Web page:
My Baby Pulls Hair When Falling Asleep! (Quirky or Concerning?)

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The question pops up frequently in parenting forums: My baby pulls hair when falling asleep.

What should I do?

Ignore it?

Use behavioral modification methods?

Seek medical help?



Put the poor thing in therapy?

If you are asking these questions about your own infant, you will find reassurance, guidance, solutions and practical help below.

Knowing when to relax and not worry, or when medical intervention might be needed is crucial for confident parenting.

Why is My Baby Pulls Hair When Falling Asleep?

Babies are wonderfully inventive and resourceful little creatures.

They are pushed inconveniently from a quiet cozy womb into an obnoxious world of light, sound and movement.

Who wouldn’t seek a little comfort?

Common self-soothing habits often develop.

These include thumb sucking, using a pacifier, or establishing a touching and meaningful relationship with a nearby stuffed animal.

But a little more bewildering to the new parent is seeing the baby playing with and pulling his or her hair.

An example in the video below:

Touching, stroking or softly pulling hair is a delightfully calming experience.

Because of this, hair play is typical of many babies and young children.

While concerned parents may wonder why do babies pull hair, the answer is simple.

It’s comforting.

Hair Play is an Educational Opportunity

As curious explorers in a new land, babies and toddlers only have a few investigative tools at their disposal.

Their senses of sight, hearing, touch, smell and taste help them learn and interact with their surroundings.

The sight of morning sunlight and the sounds of bird songs that filter through an open window brings the great big beautiful world right into the nursery.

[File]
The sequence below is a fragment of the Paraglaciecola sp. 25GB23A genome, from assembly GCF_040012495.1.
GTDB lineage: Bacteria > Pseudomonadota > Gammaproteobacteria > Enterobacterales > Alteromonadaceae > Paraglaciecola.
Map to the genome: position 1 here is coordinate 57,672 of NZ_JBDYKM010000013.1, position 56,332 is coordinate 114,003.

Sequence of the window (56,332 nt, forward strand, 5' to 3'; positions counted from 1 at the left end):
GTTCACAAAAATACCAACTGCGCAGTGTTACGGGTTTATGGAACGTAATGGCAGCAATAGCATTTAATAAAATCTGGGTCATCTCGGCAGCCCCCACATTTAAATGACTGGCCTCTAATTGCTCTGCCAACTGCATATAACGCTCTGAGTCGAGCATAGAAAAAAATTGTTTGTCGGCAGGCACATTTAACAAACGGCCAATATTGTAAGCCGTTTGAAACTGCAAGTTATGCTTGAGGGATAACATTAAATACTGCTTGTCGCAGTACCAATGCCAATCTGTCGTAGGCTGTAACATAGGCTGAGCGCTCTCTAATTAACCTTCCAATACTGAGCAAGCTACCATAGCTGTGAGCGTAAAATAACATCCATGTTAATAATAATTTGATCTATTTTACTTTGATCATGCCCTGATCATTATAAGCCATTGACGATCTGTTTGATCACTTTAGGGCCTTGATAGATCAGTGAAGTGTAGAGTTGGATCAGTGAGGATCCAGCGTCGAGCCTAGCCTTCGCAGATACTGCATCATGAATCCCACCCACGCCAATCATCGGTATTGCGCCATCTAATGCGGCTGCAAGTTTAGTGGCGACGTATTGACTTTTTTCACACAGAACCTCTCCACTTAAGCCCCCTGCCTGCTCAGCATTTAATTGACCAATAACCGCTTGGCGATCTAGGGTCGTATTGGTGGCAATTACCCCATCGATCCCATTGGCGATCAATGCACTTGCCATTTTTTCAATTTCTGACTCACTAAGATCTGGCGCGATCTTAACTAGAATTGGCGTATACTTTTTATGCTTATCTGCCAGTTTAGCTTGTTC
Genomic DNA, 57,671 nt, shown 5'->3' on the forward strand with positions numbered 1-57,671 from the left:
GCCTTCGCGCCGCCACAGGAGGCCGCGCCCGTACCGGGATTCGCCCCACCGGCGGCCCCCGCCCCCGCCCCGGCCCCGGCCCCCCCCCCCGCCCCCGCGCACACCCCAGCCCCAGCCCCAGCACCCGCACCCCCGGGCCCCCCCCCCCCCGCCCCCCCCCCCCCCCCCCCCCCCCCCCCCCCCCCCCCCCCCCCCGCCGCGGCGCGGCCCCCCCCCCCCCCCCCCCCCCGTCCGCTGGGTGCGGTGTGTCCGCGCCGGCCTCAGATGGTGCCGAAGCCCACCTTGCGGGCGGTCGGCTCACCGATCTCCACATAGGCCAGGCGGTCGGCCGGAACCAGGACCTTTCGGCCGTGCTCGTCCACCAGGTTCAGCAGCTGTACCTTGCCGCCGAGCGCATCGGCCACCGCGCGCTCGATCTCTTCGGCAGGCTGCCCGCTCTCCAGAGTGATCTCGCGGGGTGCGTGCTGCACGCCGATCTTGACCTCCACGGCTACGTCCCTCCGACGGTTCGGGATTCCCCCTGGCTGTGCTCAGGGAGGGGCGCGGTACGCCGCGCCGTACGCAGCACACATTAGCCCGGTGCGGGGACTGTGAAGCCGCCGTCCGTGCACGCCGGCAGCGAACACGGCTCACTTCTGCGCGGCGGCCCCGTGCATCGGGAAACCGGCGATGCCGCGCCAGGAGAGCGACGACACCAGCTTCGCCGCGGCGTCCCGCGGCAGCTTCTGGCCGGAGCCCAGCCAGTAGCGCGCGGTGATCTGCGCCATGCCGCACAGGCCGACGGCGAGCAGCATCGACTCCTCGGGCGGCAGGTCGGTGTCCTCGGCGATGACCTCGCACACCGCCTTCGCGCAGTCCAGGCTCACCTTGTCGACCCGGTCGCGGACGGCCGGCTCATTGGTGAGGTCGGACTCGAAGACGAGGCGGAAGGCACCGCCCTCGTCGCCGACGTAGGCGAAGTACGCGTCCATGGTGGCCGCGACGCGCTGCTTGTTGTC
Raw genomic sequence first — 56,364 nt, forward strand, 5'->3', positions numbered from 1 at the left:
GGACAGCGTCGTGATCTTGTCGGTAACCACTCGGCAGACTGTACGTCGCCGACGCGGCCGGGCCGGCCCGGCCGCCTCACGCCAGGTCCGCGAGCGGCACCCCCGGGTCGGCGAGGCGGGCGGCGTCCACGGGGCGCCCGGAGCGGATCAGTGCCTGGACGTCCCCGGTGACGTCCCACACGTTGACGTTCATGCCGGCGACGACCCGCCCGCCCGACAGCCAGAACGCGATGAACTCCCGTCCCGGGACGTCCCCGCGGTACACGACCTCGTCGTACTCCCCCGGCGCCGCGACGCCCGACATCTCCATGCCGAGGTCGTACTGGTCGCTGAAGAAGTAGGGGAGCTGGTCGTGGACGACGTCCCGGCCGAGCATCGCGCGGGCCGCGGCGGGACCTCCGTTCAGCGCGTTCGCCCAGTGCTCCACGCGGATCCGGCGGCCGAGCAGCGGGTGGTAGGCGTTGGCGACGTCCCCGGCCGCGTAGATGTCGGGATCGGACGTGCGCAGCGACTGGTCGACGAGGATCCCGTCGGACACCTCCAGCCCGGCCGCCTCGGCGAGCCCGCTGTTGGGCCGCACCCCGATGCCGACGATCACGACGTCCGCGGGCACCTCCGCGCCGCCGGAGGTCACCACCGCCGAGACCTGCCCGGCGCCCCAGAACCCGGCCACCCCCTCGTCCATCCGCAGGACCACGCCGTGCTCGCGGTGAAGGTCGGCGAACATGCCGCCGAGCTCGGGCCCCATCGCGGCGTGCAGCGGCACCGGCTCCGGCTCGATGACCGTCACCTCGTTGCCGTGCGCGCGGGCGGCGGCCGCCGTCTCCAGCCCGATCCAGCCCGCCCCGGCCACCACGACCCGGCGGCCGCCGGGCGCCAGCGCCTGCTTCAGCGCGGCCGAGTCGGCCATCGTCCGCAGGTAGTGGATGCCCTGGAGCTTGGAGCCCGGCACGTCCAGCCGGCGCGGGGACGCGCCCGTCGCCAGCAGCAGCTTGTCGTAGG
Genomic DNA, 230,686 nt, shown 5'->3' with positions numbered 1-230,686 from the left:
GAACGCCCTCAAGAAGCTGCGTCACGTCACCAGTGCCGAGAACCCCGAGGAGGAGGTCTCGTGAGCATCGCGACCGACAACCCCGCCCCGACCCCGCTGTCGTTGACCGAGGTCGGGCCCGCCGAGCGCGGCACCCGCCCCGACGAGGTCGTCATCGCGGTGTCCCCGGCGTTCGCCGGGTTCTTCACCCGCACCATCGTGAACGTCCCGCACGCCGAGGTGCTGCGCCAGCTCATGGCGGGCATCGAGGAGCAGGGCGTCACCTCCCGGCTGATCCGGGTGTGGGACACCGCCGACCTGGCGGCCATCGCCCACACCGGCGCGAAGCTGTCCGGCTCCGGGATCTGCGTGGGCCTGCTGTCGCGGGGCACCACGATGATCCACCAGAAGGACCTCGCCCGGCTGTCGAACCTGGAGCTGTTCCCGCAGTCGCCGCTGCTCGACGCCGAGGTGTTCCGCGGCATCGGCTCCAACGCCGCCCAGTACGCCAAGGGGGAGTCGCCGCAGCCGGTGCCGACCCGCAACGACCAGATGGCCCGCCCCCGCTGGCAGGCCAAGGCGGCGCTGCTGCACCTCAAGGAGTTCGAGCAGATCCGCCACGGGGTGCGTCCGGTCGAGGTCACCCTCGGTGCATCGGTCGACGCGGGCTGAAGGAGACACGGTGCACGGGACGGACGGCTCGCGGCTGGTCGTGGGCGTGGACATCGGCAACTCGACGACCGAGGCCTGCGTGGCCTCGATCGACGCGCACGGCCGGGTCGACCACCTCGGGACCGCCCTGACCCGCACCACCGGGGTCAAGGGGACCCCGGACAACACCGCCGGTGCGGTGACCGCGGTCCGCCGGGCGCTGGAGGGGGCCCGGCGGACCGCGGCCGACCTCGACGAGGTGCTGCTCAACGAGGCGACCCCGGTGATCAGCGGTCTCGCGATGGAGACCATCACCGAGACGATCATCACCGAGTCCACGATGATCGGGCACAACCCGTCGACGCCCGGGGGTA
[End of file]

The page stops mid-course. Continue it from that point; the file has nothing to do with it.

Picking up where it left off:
baby discovering photo

Little wiggly toes that catch their attention suddenly become objects of intense study.

Hair is simply another soft texture waiting to be discovered.

It can be twisted, twirled and (ouch!) pulled.

Exploring and manipulating their body parts, including fingers, toes and hair is an essential learning experience.

These behaviors help a baby develop his sense of self and become better acquainted with his environment.

When Hair Pulling Becomes a Concern

If you feel your baby pulls hair when falling asleep with increasing intensity or roughness, your warning lights may be flashing.

A startled mom might find some discarded hair in the crib.

The little pigtails may not be as full as they were a month ago

or there could be visual thinning of the hair.

You may notice small scratches on the scalp.

There are practical steps you can take to eliminate the hair pulling:

#1 Keeping a cheerful and positive attitude when you feel apprehensive can be difficult.

A new dad who notices that a charming little idiosyncrasy has ramped up to, he is sure, obsessive-compulsive behavior may want to head to the nearest emergency room.

Remember, your demeanor can make a difference.

Never let ‘em see you sweat. Small children can sense tension and worry.

Your quiet confidence will create an atmosphere of security and increase the possibility of a successful outcome.

#2 Having a support group of innovative peers and also seasoned parents is invaluable.

Ask for advice. They can give reassurance and useful ideas.

Play dates will become not only fun for the children, but also a time to hear foolproof methods from experienced moms.

Often another parent can be your greatest resource.

#3 Cuddling, rocking and comforting your baby before a nap or bedtime is a pleasure for both of you.